I am neither angry nor in despair — you must be projecting, again. God has no plans for me, he/she never has because that mythical person who lives in the sky who somehow was elevated above the Greek Gods of the time simply isn’t. The Catholic church and others have built their golden icons upon your “faith.”

        And having married into a family full of preachers, I DO KNOW what I’m talking about. My own minister came to my mother, not to ask how the church could help her care for my elderly grandmother and great aunt, but to ask her to pay her tithes so the church could install and new air conditioning system.

        Biggest scam in the history of mankind! LOL

    • Anthony Clifton

      I wouldn’t have a problem with that.

  • Diana

    So you somehow assume that any law written by or passed by a liberal somehow makes that an acceptable law? Democrats are no better than Republicans when it comes to writing bad laws and they can be colossal mistakes — NAFTA would be the first to come to mind. Or how about the bi-partisan colossal mistake of repealing Glass-Steagal?

    SCOTUS has now placed religion above of the laws for the those who may not agree with another’s religious beliefs — this is DIRECTLY in opposition to our Constitution wherein our founders deliberately refused to establish a state religion. They wanted neither papal nor the King’s religion in command of our laws. They knew, even in 1776, we were a nation of immigrants with a multitude of religious beliefs from the Quakers in PA to the Anglicans in VA.

    Contrary to the idiocy of Cardinal Dolan who believes birth control meds can be purchased at 7-11 and who apparently knows so little about women’s health care that he fails to understand their health care needs or their financial problems.

    I don’t see the Catholic church taking care of the children born of unwanted pregnancies. Where are your scholarships for these children? Do you feed and care for them each day? Provide free day care while their mothers work?

    What right should an employer have to to choose for their employee the type of health care they should receive? If I were Jewish and demanded you eat no pork as my employee — and that includes while you are NOT working, would that be acceptable to you? What if your employer was Islamic and required all women in his employ to wear burkas? Would that be acceptable to you? Of course not — that there is NO difference in forcing your employees to be held to the standards of their employers.

    And DO NOT tell me they can

    a) work someplace else, if they don’t like it, when there are still 3 people to every job out there,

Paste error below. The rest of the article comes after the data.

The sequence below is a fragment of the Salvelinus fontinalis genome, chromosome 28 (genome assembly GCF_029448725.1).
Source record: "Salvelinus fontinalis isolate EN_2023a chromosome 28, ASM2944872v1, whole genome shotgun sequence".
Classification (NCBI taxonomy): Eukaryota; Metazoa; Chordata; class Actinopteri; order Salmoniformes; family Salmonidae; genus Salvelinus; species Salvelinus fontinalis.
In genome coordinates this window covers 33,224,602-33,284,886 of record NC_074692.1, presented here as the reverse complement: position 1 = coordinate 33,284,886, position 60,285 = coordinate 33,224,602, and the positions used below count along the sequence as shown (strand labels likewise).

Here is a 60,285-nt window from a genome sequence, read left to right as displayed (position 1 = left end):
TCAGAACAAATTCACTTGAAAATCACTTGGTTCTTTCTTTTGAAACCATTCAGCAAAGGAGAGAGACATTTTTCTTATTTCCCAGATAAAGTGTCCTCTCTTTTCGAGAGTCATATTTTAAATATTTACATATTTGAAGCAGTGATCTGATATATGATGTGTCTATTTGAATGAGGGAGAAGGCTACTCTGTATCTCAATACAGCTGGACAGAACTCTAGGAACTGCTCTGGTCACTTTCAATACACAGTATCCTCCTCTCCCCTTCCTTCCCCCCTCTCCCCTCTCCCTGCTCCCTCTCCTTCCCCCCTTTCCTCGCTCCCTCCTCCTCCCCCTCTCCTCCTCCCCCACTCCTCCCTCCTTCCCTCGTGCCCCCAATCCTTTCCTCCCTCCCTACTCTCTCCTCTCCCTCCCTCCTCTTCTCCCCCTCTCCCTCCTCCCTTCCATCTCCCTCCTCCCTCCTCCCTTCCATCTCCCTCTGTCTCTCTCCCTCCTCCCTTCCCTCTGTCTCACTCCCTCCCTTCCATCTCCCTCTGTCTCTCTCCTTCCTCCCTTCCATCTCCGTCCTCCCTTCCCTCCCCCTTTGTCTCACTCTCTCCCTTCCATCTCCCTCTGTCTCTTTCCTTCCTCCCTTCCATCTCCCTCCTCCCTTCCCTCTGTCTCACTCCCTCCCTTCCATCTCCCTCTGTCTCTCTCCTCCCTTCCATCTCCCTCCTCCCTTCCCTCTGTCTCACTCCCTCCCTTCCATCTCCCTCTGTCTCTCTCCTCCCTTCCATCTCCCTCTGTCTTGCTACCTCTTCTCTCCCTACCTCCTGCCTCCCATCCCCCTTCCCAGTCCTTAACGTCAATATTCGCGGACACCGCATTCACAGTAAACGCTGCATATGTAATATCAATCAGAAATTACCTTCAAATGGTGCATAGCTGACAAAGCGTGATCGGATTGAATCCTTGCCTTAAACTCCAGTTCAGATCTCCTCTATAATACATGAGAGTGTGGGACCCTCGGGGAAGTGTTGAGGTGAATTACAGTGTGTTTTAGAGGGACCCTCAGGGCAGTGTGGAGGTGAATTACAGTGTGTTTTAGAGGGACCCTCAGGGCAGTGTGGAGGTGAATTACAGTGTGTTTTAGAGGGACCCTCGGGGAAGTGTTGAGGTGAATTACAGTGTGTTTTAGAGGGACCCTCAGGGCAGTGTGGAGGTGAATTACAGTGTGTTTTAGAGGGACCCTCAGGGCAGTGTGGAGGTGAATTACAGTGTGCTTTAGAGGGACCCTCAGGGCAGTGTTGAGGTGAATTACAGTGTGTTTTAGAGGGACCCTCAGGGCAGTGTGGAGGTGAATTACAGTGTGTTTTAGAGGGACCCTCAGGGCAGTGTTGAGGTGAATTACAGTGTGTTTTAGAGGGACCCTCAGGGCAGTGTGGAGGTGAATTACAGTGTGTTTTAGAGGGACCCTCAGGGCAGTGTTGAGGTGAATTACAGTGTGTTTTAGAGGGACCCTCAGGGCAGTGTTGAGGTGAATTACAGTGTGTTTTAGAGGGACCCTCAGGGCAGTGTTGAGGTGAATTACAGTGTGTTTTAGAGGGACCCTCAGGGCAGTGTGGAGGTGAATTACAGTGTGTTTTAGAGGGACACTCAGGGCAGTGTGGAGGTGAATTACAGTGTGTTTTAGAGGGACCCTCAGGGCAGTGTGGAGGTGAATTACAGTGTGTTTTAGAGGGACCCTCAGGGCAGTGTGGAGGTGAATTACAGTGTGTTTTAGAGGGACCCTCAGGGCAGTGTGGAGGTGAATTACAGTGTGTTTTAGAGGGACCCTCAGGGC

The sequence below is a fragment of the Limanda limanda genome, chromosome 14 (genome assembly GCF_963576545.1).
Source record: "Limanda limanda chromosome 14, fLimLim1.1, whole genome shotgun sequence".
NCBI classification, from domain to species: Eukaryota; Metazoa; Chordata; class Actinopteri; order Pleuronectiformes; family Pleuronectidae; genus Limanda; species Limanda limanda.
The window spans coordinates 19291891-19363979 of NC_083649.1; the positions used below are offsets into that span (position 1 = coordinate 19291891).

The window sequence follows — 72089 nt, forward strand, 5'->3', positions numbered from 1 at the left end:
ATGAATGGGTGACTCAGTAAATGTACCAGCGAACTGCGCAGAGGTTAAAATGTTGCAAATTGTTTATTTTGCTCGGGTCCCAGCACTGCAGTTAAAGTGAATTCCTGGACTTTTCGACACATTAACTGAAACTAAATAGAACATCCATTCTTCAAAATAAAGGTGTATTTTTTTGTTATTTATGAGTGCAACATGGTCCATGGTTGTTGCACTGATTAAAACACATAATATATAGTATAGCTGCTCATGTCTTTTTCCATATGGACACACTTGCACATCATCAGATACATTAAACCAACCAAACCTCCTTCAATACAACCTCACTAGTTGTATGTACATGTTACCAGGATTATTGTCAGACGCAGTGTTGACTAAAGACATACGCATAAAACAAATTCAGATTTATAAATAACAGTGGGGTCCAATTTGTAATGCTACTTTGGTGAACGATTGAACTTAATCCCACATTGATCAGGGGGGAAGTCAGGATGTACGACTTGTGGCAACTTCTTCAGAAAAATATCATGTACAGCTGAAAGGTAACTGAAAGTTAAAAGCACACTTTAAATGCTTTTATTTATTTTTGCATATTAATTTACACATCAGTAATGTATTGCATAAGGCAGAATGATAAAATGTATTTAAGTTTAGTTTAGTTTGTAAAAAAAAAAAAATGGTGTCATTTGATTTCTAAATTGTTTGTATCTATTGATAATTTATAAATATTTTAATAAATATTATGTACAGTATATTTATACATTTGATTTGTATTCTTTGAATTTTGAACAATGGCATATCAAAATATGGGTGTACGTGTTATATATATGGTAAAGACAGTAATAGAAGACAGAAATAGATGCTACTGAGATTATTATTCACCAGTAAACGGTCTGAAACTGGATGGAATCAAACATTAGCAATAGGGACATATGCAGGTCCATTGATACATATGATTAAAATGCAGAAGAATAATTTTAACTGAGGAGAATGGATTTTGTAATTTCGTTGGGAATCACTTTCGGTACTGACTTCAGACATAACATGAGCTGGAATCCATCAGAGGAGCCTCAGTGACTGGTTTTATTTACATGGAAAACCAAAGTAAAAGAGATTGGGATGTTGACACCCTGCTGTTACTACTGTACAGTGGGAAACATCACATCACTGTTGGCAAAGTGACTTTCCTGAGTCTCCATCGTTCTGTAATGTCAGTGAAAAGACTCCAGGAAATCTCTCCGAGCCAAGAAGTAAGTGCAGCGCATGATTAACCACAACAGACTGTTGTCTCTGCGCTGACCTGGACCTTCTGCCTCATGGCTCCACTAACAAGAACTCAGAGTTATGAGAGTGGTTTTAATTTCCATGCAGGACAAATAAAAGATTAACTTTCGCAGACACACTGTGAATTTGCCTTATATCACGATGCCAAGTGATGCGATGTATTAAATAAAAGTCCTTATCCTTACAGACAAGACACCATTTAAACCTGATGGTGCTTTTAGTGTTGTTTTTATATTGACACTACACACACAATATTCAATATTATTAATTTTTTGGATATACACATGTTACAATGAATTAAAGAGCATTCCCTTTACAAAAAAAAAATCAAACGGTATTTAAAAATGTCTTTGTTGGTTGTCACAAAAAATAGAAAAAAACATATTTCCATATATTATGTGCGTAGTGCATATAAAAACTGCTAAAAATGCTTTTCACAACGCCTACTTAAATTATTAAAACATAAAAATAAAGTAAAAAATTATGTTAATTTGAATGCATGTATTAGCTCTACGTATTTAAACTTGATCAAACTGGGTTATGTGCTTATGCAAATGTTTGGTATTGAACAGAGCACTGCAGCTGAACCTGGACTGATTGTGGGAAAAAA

b) they can purchase their own insurance when they are not eligible for subsides on the exchange, if their employer provides coverage and could not afford to purchase it on their own. with $8 – $12 per hour wages.

    c) they can purchase their own birth control when NOT everyone can use the generics available at Target – that some women CANNOT take birth control pills due to side effects or if they are high risk cancer patients and an IUD costs $500 – $1000 to purchase. A months income for some of them.

    Give me a break -it is morally unacceptable to push someone else’s religious beliefs on another. Period.

    And when that law is repealed, the court’s decision on this will not stand, if that is their alleged basis for this decision, which is more than likely a garbage excuse for the worst Supreme Court in this history of the country. One bad decision by the court, such as Dred Scott, may have to take a back seat the the harm done in SO MANY decisions made by this court.

    The religious right has succeeded in turning a generation or more of woman against religion.

    As the saying goes, be careful what you wish for. Your coffers will begin to whither and as you delve more any more into social issues blurring the line between church and state, you will find yourselves being taxed as Italy has done.

    For all Pope Francis has to say, until he puts his money where his mouth is and starts divesting the church of their wealth to help close the wealth gap between the haves and the have nots, he will be nothing more than a hypocrite. He should demand all Catholic churches be taxed and sell their icons of faith that Jesus preached against.

    • Dan

      …….perfect illustration of the point of the blog post.

      Anger and not a little bit of hysteria.

    • Harry Smith

      Bravo Diana! How wonderful to hear from a woman on these issues.

  • Russell Lewis

    Get real, the Left’s reaction is no different than the right’s reaction would be if the decision had gone the other way.

    • Jacob Alvarez

      “And this would require that both the left and the right get used to asking the Court to do less rather than more for them. But this aim is not advanced by either side complaining about such things when it loses and only when it loses.”

      I believe the author realizes that both sides do this and that they need to stop.